Nuclear operator Bruce Power aiming to increase production of lutetium-177

The Canadian government has announced an investment of up to CAD35m ($26.6m, €24m) for the development and production of crucial medical radioisotopes in the country.

As part of the funding, indigenous group Saugeen Ojibway Nation will collaborate with Bruce Power, which supplies 30% of Ontario’s power through its eight-unit Bruce nuclear station, to jointly produce and market new radioisotopes.

Bruce Power already supplies cobalt-60 for sterilising medical devices, but is aiming to increase production of lutetium-177 (Lu-177), which is used in advanced prostate cancer treatment.

Bruce Power partnered with the Saugeen Ojibway Nation in 2019 in the marketing of current and new radioisotopes produced through a first-of-a-kind isotope production system that was installed at Bruce Power in 2022.

The partnership, named Gamzook’aamin aakoziwin, which translates to ‘We are Teaming Up to Fight the Sickness,’ includes a revenue-sharing programme that provides a direct benefit to the community.

The isotope production system was designed and installed at Bruce Power by Isogen, a joint venture between French nuclear business Framatome and Toronto-based engineering, testing, inspection and certification company Kinectrics. It irradiates ytterbium-176 to produce lutetium-177, which is then transported to a manufacturing facility in Germany for processing and used in various clinical and commercial radiopharmaceutical cancer treatments.

Bruce Wants Next-Gen Development

“With commercial production of lutetium-177 well underway at Bruce Power, physicians and their patients worldwide now have access to a new, dependable, large-scale supply of lutetium-177 for their cancer treatments,” Isogen Group chair John D’Angelo said.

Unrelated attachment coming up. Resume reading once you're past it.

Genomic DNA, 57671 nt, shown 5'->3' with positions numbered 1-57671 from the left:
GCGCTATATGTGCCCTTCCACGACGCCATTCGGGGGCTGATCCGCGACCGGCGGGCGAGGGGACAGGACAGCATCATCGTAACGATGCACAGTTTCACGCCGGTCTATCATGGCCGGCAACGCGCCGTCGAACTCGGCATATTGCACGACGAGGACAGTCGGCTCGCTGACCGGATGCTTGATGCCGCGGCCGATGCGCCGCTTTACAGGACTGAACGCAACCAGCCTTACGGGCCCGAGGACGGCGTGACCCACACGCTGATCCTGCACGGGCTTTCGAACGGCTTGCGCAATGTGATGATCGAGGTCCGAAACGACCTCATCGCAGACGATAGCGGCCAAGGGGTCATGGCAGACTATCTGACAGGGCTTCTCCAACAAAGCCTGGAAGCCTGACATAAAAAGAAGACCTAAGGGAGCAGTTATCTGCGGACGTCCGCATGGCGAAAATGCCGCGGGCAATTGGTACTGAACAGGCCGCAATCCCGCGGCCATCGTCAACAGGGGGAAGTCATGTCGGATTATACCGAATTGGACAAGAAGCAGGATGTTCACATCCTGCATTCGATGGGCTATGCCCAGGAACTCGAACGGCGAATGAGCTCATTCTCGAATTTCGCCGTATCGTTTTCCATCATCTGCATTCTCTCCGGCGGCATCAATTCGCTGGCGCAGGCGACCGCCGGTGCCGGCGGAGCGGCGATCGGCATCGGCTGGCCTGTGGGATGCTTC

Bruce Power said the funding will ultimately enable a pan-Canadian consortium – the Canadian Medical Isotope Ecosystem (CMIE) – to accelerate the development of the next generation of novel medical radioisotopes and technologies.

“The CMIE will position Canada as a leader across all stages of the isotope production cycle, most importantly to ensure cancer patients and health care professionals have access to the critical isotopes they need, when they need them,” a statement said.

“We will be expanding production [of lutetium-177] to double it by 2024-2025,” Bruce Power chief executive Michael Rencheck was quoted as saying in media reports.

The Bruce nuclear site in Ontario has eight plants, of which medical isotopes are produced at only one. “Scalability is quite large,” Rencheck said, adding that with declining acceptance of Russian-made radioisotopes, there is room for growth.

Medical isotopes are radioactive substances used in diagnostic imaging and treatment of health conditions such as heart diseases and cancer. They are produced using nuclear reactors and particle accelerators.

Date: Saturday, 01 July 2023
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